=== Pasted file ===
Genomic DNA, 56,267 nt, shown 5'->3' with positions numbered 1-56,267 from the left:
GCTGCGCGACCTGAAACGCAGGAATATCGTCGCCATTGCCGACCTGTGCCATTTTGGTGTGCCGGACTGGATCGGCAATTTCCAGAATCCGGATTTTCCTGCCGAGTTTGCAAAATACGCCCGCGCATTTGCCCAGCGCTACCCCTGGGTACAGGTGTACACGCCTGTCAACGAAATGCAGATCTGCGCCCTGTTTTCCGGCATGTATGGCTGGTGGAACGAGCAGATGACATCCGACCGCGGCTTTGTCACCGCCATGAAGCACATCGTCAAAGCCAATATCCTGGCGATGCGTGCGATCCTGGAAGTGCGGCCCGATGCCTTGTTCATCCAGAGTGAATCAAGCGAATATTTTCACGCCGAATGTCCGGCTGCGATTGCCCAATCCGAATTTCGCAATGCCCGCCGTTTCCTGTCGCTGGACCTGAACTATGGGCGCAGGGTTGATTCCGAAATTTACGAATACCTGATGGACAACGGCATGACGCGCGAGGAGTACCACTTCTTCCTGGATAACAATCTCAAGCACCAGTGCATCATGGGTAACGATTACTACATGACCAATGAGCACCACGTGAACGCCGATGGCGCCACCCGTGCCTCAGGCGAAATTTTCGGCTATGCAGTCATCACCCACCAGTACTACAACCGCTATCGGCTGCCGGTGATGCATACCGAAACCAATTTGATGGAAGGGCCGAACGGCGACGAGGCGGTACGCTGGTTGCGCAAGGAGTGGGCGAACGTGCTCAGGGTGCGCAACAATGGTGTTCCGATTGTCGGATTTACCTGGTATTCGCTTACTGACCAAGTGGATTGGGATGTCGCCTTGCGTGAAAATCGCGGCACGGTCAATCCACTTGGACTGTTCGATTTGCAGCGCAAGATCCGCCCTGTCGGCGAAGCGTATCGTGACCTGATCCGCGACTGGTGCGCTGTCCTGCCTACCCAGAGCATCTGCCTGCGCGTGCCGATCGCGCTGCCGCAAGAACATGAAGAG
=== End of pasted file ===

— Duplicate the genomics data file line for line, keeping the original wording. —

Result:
Genomic DNA, 56,267 nt, shown 5'->3' with positions numbered 1-56,267 from the left:
GCTGCGCGACCTGAAACGCAGGAATATCGTCGCCATTGCCGACCTGTGCCATTTTGGTGTGCCGGACTGGATCGGCAATTTCCAGAATCCGGATTTTCCTGCCGAGTTTGCAAAATACGCCCGCGCATTTGCCCAGCGCTACCCCTGGGTACAGGTGTACACGCCTGTCAACGAAATGCAGATCTGCGCCCTGTTTTCCGGCATGTATGGCTGGTGGAACGAGCAGATGACATCCGACCGCGGCTTTGTCACCGCCATGAAGCACATCGTCAAAGCCAATATCCTGGCGATGCGTGCGATCCTGGAAGTGCGGCCCGATGCCTTGTTCATCCAGAGTGAATCAAGCGAATATTTTCACGCCGAATGTCCGGCTGCGATTGCCCAATCCGAATTTCGCAATGCCCGCCGTTTCCTGTCGCTGGACCTGAACTATGGGCGCAGGGTTGATTCCGAAATTTACGAATACCTGATGGACAACGGCATGACGCGCGAGGAGTACCACTTCTTCCTGGATAACAATCTCAAGCACCAGTGCATCATGGGTAACGATTACTACATGACCAATGAGCACCACGTGAACGCCGATGGCGCCACCCGTGCCTCAGGCGAAATTTTCGGCTATGCAGTCATCACCCACCAGTACTACAACCGCTATCGGCTGCCGGTGATGCATACCGAAACCAATTTGATGGAAGGGCCGAACGGCGACGAGGCGGTACGCTGGTTGCGCAAGGAGTGGGCGAACGTGCTCAGGGTGCGCAACAATGGTGTTCCGATTGTCGGATTTACCTGGTATTCGCTTACTGACCAAGTGGATTGGGATGTCGCCTTGCGTGAAAATCGCGGCACGGTCAATCCACTTGGACTGTTCGATTTGCAGCGCAAGATCCGCCCTGTCGGCGAAGCGTATCGTGACCTGATCCGCGACTGGTGCGCTGTCCTGCCTACCCAGAGCATCTGCCTGCGCGTGCCGATCGCGCTGCCGCAAGAACATGAAGAG